In the above image, after a good upmove, the USD/CAD consolidates within the Bollinger Band squeeze. For a conservative trader, this is a no-trade zone.
Subsequently, a break out happens, against the trend, signaling either a pullback or trend reversal. A short trade initiated at the break out would have yielded handsome profits.
Example #2 – Trend continuation with Bollinger Band squeeze
Here, the market starts off a downtrend move initially and then consolidates within a Bollinger Band squeeze. Further, the squeeze happens for a prolonged period. The price action breaks the squeeze with a strong bearish candle which validates the breakout. A short traded initiated with a tight stop above the candle high would’ve created a fortune.
Example #3 – Multiple opportunities with Bollinger Band squeeze
In the above example of EUR/JPY, the Bollinger band contracts and squeeze after an impulse move. The band squeeze is then followed by a reversal in the initial case. But, continuation moves followed the subsequent band squeezes. So, if you’re spot on in spotting the band squeeze you could have a profit spree too.
A simple yet powerful technique
Go long or short at the breakout of the Bollinger band squeeze.
Keep a tight stop loss just 5-10 pips above/below the candlestick that rendered the breakout.
Set a target twice or thrice the stop loss value.
Ta-da, you’re in for a treat!
How to use Bollinger Bands wisely?
This is the part most traders get wrong. Amateur traders tend to ‘assume’ every wick above the band as overbought zone and go for short trades (vice versa for ‘assumed’ oversold zone). As mentioned above, the Bollinger Bands comes into play in the overbought and oversold in the sideways market and not so well in directional moves.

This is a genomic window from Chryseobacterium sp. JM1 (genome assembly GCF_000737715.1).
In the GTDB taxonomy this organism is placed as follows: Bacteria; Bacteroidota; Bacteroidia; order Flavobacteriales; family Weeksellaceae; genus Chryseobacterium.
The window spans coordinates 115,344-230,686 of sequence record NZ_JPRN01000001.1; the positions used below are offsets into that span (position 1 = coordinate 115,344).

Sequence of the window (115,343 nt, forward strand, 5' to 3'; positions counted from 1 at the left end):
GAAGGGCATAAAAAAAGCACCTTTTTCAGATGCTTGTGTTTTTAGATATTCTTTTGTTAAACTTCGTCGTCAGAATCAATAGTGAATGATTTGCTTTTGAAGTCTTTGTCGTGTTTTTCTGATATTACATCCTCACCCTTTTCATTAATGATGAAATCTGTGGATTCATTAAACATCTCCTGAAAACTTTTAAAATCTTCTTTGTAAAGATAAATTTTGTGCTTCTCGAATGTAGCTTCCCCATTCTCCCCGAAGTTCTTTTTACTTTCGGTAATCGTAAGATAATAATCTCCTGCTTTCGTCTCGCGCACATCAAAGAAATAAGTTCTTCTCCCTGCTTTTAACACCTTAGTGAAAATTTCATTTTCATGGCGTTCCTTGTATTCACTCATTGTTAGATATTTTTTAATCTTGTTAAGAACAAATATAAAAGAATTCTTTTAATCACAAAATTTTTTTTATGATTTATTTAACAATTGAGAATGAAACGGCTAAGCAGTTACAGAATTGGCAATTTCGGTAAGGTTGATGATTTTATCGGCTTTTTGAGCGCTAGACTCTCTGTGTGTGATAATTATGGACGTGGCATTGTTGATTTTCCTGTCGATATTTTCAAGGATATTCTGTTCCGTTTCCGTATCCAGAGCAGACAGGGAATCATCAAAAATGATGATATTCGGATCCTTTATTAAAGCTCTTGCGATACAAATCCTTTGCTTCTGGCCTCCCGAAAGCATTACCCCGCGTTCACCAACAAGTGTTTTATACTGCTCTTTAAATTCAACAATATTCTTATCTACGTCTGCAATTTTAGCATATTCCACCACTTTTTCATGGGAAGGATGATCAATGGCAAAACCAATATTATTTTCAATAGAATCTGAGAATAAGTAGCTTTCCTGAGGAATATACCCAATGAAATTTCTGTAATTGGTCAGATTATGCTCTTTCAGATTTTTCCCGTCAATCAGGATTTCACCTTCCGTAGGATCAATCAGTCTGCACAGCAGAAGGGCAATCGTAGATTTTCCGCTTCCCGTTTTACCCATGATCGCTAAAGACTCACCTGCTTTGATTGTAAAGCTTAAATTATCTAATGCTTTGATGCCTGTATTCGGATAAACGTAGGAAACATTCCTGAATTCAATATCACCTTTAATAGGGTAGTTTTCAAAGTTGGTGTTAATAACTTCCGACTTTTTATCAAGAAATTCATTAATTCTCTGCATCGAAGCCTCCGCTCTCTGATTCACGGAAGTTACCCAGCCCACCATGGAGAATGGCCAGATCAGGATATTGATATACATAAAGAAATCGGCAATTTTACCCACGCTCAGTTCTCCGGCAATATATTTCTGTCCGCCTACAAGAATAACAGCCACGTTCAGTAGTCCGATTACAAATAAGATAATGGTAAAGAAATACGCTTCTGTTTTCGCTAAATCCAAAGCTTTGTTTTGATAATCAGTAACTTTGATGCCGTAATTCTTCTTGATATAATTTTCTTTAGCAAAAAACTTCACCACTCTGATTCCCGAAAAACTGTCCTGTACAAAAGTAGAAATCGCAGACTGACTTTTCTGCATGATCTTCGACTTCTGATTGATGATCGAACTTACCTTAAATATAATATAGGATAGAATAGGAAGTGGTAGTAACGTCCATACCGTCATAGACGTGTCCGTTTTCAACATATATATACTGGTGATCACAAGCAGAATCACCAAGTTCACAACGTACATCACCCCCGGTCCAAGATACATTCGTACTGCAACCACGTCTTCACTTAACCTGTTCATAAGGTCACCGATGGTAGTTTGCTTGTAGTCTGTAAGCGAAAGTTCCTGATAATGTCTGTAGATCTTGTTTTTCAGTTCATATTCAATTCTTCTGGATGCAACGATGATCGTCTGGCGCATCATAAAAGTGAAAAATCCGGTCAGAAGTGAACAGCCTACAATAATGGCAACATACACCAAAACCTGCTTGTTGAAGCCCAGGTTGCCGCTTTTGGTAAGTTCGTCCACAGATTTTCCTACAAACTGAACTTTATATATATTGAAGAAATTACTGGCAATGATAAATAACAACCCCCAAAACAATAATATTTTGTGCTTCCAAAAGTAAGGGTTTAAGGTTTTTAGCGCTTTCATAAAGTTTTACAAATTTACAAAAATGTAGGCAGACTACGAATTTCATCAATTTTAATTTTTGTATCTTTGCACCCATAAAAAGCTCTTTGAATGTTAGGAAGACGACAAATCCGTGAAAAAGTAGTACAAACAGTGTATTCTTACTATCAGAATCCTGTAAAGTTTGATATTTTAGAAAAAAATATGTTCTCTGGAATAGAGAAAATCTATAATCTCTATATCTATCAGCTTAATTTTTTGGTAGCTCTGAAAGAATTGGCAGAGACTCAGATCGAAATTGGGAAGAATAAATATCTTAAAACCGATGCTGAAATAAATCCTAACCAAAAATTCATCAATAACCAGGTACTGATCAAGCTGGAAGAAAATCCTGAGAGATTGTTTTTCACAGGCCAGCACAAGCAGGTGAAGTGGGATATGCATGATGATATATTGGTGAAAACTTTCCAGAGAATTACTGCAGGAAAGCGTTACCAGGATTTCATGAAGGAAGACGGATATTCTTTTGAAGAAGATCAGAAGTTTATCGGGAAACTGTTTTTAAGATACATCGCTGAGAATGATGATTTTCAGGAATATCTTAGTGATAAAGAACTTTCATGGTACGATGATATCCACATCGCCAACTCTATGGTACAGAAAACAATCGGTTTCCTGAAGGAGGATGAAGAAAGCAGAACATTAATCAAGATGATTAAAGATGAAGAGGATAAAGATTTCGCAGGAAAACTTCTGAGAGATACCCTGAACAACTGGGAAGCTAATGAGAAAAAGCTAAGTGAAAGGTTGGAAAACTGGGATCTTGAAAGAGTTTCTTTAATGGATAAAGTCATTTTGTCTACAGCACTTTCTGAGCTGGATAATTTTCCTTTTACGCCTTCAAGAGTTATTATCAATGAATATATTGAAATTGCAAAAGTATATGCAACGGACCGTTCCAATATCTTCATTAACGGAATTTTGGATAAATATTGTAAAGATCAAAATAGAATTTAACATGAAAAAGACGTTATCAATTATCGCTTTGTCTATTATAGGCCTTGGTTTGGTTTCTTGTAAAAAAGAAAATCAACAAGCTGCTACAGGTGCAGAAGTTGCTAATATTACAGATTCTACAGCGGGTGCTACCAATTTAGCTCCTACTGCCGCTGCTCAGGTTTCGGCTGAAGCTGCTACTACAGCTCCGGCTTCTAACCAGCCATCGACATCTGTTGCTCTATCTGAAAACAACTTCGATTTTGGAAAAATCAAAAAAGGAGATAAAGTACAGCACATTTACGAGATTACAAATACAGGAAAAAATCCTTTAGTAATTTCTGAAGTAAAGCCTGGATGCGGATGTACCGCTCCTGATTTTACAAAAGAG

Scenario #1 – Trade the Trend
Use the Bollinger Bands to spot the entry points in a retracement move.
During an impulse move, they will be on a slope of 20 degrees or above.
And, the market retraces to the midline(moving average), which is your entry points.
When the price reaches the upper band (the lower band for the downtrend), it exerts selling pressure. Hence, the upper band is your exit point. Trade with the notion that the midline is to hold rather than break. And, always play to your strengths, but how?
In the above example, the currency pair is in a downtrend. It makes a pullback to the 20 SMA, which entices the bears to initiate a short trade. The exit point is the lower band. As you can see, the strategy presents numerous trade opportunities if the trend persists for a prolonged period.
Note: It is better to exit the trade if the Bollinger band squeeze.
Scenario #2 – The King of Sideways Market
When all indicators fail in the sideways market, you can find a resort in the Bollinger Band. It identifies the overbought and oversold condition of the sideways market with ease. In an overbought condition, traders short the currency pair. Likewise, traders go long in an oversold condition.
The above chart is an example of a sideways market. Initiating a short position at the ‘flattened upper band’ and long trade at the ‘flattened lower band’ are the ideal trades in a sideways market. When the wicks peek out of the flattened bands, it intimates an entry point, which endorses a high success rate. As long as the market remains zig-zag, the bands’ relevance and application are of prominence.
Bollinger bands are two lines drawn parallel to a moving average.
They expand and contract based on price action and volatility.
Overbought- If the price is outside the upper band.
Oversold- If the price is outside the lower band.
When the Bollinger band squeeze it signals a consolidation. The breakout may be towards or against the trend.
The commonly used SMAs are 20 and 25.
Bollinger Band is ‘the jack of all conditions, but the king of the only sideways market.’ Hence to apply it in a wide range of market conditions, it is best to combine the bands with indicators like MACD or with harmonic patterns like ABCD chart pattern.